We had the good fortune of connecting with Renita James and we’ve shared our conversation below.

Hi Renita, why did you pursue a creative career?
I chose to pursue a creative career because I could not see myself doing anything else. Ever since I was a child I have always wanted to be involved in the arts in some capacity. I began as a performer, but wanted to do something more meaningful, so I made the switch to theatre education and haven’t looked back. I wanted to make a difference and for me, I have found being involved with the arts the best way to do that.

Alright, so let’s move onto what keeps you busy professionally?
First and foremost I am a theatre educator and at the core of the work that I do is asking big questions. I then work with students to explore those big questions. I do a lot of devising work with young people, especially during this pandemic. I’m finding that young people aren’t always being asked how this time is affecting them so I do my best to open the door to the conversation. I started my career as an actor, that was what I wanted to be. I had some success performing but I wanted to give back in some way and I wanted to experience something more. I did a show at 7 stages called “FML: How Carson McCullers Saved My Life,” and I really credit that experience with changing my trajectory. It was the first opportunity I had to experience the marriage of social commentary, education, and theatre. It was incredible. After that show I moved to Saint Louis to complete a theatre education fellowship and the rest is history. As I’ve continued to work in theatre education and theatre in general one of the biggest lessons I have learned is that I am not the smartest in the room. I am not too big to learn from a 4 year old, and I am not too big to say “I don’t know, but let’s learn together.” I try to provide space for folks to share and to try and to explore. I want the world to know that I am someone who is always fighting to make sure everyone feels seen, honored, loved and respected. I want every space I create to be one that fosters community and connection. I want every space that cultivate to be safe for everyone and sometimes that means we have to have courageous conversations. And believe me, I HATE confrontation. I have anxiety and anytime I am in a situation where I have to have a hard conversation my voice shakes but it matters.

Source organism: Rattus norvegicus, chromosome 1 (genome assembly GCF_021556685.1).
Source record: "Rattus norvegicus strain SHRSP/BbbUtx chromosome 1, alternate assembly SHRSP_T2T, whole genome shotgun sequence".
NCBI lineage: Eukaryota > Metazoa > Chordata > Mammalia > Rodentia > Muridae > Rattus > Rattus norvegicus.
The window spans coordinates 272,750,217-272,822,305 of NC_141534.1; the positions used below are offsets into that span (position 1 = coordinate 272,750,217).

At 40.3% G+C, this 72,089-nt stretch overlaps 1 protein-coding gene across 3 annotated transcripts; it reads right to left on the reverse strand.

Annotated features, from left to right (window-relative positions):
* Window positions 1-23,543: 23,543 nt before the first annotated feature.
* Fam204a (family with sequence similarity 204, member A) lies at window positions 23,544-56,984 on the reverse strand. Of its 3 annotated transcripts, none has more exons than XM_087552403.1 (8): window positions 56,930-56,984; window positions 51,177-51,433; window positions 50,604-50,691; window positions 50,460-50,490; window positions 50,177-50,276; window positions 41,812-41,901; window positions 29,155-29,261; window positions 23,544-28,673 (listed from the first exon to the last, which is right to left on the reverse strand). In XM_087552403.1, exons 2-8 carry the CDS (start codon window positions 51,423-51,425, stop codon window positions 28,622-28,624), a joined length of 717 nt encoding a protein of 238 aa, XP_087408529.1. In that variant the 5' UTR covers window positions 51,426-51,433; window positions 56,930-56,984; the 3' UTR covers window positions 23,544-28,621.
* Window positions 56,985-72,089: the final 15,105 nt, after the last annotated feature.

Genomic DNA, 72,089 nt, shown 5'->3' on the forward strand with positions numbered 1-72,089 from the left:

Any places to eat or things to do that you can share with our readers? If they have a friend visiting town, what are some spots they could take them to?
So If my friend was coming to spend time with me in the city we would have an awesome time! I would go to Revolution Doughnuts because when I friend comes to town, you treat yourself, and the salted caramel bacon doughnut literally makes me cry. The first time I ate it I involuntarily cried. It was beautiful. Honey Bubble for bubble tea. Leon’s Full Service. It’s just the best. We’d hang in downtown Decatur and get ice cream at Butter and Cream and check out Home Grown for local goods. We’d hop over to Kudzu for some antique shopping. And we would go to the International Farmers Market because pastries. I mean also other things but pastries. Who else deserves some credit and recognition?
I have to thank my parents for being supportive Jaclyn Hofmann for her undying support Julia Flood for her kindness no matter the miles Karen Bain who saw something in me when I did not see it in myself.

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